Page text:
Joseph Sheridan Le Fanu is best known for his gothic works Carmilla (a literary descendant of Coleridge's Christabel) and the classic gothic novel Uncle Silas. Miss Wade in Dickens' Little Dorrit may also have influenced the characterization of Carmilla.

After the death of his wife, Le Fanu became a recluse, absenting himself from society to such a degree his friends named him The Invisible Prince. He was an admirer of Sir Walter Scott and an influence on such writers as Bram Stoker and Henry James. Oscar Wilde was a friend of the family.

Le Fanu was a follower of Emanuel Swedenborg, also an influence on Henry James, Nathaniel Hawthorne and Edgar Allen Poe (Roderick Usher pores over his Heaven and Hell).

There is speculation that Charlotte Brontë adapted the plot of Le Fanu's story A Chapter in the History of a Tyrone Family (1839) for Jane Eyre. In the original, a nobleman conceals his insane first wife in order to marry another and, like Bluebeard, forbids his new bride certain well-defined parts of the manor. In spite of his precautions, his razor-wielding first wife finds a way to attack her rival.

Le Fanu may have based his terrifying coach journey in Uncle Silas on an actual one that happened to Mme de Genlis, a prominent French writer, educator, and friend of many 18th century literary figures including the Burney and Edgeworth families. The abduction was very likely staged by Le Fanu's great-uncle, the playwright Richard Brinsley Sheridan (lover of Lady Bessborough, Caroline Lamb's mother). Sheridan was hoping to marry de Genlis' daughter Pamela. De Genlis' work Adèle et Théodore ou Lettres sur l'éducation was an influence on Radcliffe's Romance of the Forest and Austen's Emma.

 

 

Mme de Genlis' own account of the experience:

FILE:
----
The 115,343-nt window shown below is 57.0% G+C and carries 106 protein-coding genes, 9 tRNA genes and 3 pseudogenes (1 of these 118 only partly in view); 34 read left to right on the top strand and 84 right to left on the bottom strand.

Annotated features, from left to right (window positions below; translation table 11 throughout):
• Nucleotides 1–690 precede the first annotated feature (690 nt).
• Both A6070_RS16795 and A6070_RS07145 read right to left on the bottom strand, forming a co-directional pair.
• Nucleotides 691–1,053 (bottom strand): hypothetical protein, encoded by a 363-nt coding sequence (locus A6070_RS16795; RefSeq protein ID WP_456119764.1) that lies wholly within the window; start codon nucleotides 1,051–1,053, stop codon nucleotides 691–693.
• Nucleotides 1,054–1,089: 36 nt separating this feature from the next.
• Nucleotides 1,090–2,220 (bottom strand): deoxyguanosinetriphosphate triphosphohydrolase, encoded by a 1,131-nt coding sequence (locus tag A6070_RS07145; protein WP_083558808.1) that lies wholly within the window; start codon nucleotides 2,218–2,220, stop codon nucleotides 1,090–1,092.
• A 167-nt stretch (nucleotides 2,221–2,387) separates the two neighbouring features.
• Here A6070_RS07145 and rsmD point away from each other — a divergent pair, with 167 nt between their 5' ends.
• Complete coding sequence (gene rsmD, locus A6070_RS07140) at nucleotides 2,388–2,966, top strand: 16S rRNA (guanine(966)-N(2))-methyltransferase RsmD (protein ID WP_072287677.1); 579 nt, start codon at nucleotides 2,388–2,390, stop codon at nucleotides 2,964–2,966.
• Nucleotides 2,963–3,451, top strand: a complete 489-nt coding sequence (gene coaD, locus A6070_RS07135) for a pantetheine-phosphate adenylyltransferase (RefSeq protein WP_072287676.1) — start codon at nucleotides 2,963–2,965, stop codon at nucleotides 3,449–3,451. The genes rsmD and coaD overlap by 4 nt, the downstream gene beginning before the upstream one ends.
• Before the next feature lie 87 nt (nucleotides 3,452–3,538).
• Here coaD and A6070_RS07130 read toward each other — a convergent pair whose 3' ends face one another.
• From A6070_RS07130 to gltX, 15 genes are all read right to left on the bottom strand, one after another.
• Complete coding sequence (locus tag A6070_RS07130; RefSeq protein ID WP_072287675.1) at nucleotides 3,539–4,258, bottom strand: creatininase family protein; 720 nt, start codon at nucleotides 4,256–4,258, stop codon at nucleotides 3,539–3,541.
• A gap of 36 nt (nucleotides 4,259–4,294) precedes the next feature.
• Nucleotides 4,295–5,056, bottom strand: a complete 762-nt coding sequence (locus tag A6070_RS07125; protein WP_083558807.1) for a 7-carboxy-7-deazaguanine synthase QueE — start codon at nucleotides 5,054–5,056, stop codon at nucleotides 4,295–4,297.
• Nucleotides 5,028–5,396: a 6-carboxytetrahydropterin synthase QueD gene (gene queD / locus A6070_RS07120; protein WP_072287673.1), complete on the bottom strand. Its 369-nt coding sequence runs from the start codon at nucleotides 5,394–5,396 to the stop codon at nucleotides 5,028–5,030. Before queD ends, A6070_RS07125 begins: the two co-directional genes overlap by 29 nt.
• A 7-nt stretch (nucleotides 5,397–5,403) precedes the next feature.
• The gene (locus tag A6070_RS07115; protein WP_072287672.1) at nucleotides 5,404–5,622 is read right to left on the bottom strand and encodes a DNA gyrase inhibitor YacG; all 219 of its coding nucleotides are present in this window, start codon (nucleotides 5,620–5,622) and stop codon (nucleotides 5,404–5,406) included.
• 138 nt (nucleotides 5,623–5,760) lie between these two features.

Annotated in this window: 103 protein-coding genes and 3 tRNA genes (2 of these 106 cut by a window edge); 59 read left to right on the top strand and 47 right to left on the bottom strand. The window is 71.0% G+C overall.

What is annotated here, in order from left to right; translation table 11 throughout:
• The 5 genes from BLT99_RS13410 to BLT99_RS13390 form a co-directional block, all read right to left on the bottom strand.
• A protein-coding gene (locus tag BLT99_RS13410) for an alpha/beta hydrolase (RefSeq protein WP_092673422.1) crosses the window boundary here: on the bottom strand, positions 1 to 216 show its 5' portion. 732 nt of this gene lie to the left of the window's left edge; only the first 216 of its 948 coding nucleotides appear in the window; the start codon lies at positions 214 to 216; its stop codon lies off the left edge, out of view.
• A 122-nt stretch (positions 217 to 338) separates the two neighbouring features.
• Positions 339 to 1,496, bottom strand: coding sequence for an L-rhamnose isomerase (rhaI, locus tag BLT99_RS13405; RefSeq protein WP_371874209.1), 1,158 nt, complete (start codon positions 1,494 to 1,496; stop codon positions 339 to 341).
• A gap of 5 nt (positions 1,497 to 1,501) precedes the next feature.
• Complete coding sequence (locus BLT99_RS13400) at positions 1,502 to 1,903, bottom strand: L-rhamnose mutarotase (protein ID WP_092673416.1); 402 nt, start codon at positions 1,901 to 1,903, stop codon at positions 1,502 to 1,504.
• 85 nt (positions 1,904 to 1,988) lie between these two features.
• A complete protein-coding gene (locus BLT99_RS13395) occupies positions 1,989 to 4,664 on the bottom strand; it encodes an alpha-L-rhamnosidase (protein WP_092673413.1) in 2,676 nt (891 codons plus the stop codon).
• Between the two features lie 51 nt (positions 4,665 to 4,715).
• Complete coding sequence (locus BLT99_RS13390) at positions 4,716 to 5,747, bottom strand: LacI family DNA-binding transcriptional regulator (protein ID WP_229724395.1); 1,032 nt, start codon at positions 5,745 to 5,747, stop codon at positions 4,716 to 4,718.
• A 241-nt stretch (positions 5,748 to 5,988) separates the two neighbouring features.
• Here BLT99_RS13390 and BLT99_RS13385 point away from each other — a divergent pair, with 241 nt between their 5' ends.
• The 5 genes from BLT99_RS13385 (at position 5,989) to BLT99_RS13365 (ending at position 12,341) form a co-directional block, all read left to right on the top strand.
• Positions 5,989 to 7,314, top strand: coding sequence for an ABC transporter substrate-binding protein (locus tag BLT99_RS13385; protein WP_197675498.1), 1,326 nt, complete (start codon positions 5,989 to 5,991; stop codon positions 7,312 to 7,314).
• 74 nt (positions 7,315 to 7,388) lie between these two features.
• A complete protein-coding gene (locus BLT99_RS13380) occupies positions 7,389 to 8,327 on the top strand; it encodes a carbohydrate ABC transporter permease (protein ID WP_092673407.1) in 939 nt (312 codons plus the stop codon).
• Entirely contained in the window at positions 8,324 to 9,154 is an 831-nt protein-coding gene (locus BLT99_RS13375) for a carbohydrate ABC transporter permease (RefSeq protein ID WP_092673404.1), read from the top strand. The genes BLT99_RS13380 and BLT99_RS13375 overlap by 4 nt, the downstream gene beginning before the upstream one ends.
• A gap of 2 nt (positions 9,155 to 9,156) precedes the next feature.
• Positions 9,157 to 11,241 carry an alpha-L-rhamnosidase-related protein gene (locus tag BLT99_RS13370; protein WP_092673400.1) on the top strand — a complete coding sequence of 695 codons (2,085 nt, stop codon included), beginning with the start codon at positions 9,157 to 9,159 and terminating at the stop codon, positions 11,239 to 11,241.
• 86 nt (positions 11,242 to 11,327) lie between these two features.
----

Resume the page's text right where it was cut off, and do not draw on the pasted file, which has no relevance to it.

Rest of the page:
When we were about a quarter of a league from London, the French servant, who had never made the journey from Dover to London but once before, thought he perceived that we were not in the right road, and on his making the remark to me, I perceived it also. The postillions, on being questioned, said that they had only wished to avoid a small hill, and that they would soon return into the high road again.

After an interval of three quarters of an hour, seeing that we still continued our way through a country that was entirely new to me, I again interrogated both the footman and the postillions, and they repeated their assurance that we should soon regain the usual road. Notwithstanding this, however, we still pursued our course with extreme rapidity, in the same unknown route; and as I had remarked that the post-boys and footman always answered me in a strange sort of laconic manner, and appeared as if they were afraid to stop, my companions and I began to look at each other with a mixture of surprise and uneasiness.

We renewed our inquiries, and at last they answered that it was indeed true they had lost their way, but that they had wished to conceal it from us till they had found the cross-road to Dartford (our first stage,) and that now, having been for an hour and a half in that road, we had but two miles to go before we should reach Dartford. It appeared to us very strange that people should lose their way between London and Dover, but the assurance that we were only half a league from Dartford dispelled the sort of vague fear that had for a moment agitated us.

At last...our uneasiness increased to a degree which amounted even to terror. It was with much difficulty that I made the post-boys stop opposite a small village...in spite of my shouts they still went on, till at last the French servant...compelled them to stop. I then sent to the village to ask how far we were from Dartford, and my surprise may be guessed when I received for answer that we were now 22 miles...distant from that place....we did not reach London before nightfall, when I immediately drove to Mr. Sheridan's house. He was extremely surprised...and...agreed with us that it could not have been the result of mere chance....The post-boys being examined...confessed that an unknown gentleman had come in the morning to their masters, and carrying them from thence to a public-house, had, by giving them something to drink, persuaded them to take the road by which we had gone.

Gothic Labyrinth
Gothic Labyrinth